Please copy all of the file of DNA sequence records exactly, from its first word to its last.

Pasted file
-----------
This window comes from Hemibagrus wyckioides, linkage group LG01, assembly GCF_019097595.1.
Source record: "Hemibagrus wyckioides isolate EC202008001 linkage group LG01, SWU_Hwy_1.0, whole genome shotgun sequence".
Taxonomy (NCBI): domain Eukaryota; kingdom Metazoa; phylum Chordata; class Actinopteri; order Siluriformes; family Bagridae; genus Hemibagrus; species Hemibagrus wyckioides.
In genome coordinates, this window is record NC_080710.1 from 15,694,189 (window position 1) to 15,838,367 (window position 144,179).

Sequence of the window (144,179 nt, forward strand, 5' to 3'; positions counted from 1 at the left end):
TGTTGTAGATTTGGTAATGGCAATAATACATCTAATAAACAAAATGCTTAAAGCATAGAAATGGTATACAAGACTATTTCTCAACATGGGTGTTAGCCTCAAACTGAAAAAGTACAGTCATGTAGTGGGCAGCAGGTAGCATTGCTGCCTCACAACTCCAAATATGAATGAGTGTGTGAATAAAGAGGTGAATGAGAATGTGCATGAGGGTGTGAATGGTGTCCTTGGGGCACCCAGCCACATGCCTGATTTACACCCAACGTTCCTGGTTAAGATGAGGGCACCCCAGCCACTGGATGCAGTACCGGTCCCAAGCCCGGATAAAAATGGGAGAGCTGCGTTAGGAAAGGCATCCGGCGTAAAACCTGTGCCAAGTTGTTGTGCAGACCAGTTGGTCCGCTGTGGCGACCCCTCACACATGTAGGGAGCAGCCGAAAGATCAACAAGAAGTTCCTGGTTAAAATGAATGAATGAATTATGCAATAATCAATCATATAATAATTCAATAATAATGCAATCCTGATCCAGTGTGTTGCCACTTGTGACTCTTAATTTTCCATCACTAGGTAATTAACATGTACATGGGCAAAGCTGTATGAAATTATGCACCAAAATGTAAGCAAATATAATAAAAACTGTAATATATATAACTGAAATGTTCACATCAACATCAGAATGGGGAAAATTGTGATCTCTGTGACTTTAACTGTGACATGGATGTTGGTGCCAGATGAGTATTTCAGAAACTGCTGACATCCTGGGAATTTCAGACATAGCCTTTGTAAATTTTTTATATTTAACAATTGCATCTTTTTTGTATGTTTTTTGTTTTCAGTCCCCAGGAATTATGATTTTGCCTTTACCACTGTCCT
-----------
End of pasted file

This window comes from Hemibagrus wyckioides, linkage group LG01, assembly GCF_019097595.1.
Source record: "Hemibagrus wyckioides isolate EC202008001 linkage group LG01, SWU_Hwy_1.0, whole genome shotgun sequence".
Taxonomy (NCBI): domain Eukaryota; kingdom Metazoa; phylum Chordata; class Actinopteri; order Siluriformes; family Bagridae; genus Hemibagrus; species Hemibagrus wyckioides.
In genome coordinates, this window is record NC_080710.1 from 15,694,189 (window position 1) to 15,838,367 (window position 144,179).

Sequence of the window (144,179 nt, forward strand, 5' to 3'; positions counted from 1 at the left end):
TGTTGTAGATTTGGTAATGGCAATAATACATCTAATAAACAAAATGCTTAAAGCATAGAAATGGTATACAAGACTATTTCTCAACATGGGTGTTAGCCTCAAACTGAAAAAGTACAGTCATGTAGTGGGCAGCAGGTAGCATTGCTGCCTCACAACTCCAAATATGAATGAGTGTGTGAATAAAGAGGTGAATGAGAATGTGCATGAGGGTGTGAATGGTGTCCTTGGGGCACCCAGCCACATGCCTGATTTACACCCAACGTTCCTGGTTAAGATGAGGGCACCCCAGCCACTGGATGCAGTACCGGTCCCAAGCCCGGATAAAAATGGGAGAGCTGCGTTAGGAAAGGCATCCGGCGTAAAACCTGTGCCAAGTTGTTGTGCAGACCAGTTGGTCCGCTGTGGCGACCCCTCACACATGTAGGGAGCAGCCGAAAGATCAACAAGAAGTTCCTGGTTAAAATGAATGAATGAATTATGCAATAATCAATCATATAATAATTCAATAATAATGCAATCCTGATCCAGTGTGTTGCCACTTGTGACTCTTAATTTTCCATCACTAGGTAATTAACATGTACATGGGCAAAGCTGTATGAAATTATGCACCAAAATGTAAGCAAATATAATAAAAACTGTAATATATATAACTGAAATGTTCACATCAACATCAGAATGGGGAAAATTGTGATCTCTGTGACTTTAACTGTGACATGGATGTTGGTGCCAGATGAGTATTTCAGAAACTGCTGACATCCTGGGAATTTCAGACATAGCCTTTGTAAATTTTTTATATTTAACAATTGCATCTTTTTTGTATGTTTTTTGTTTTCAGTCCCCAGGAATTATGATTTTGCCTTTACCACTGTCCT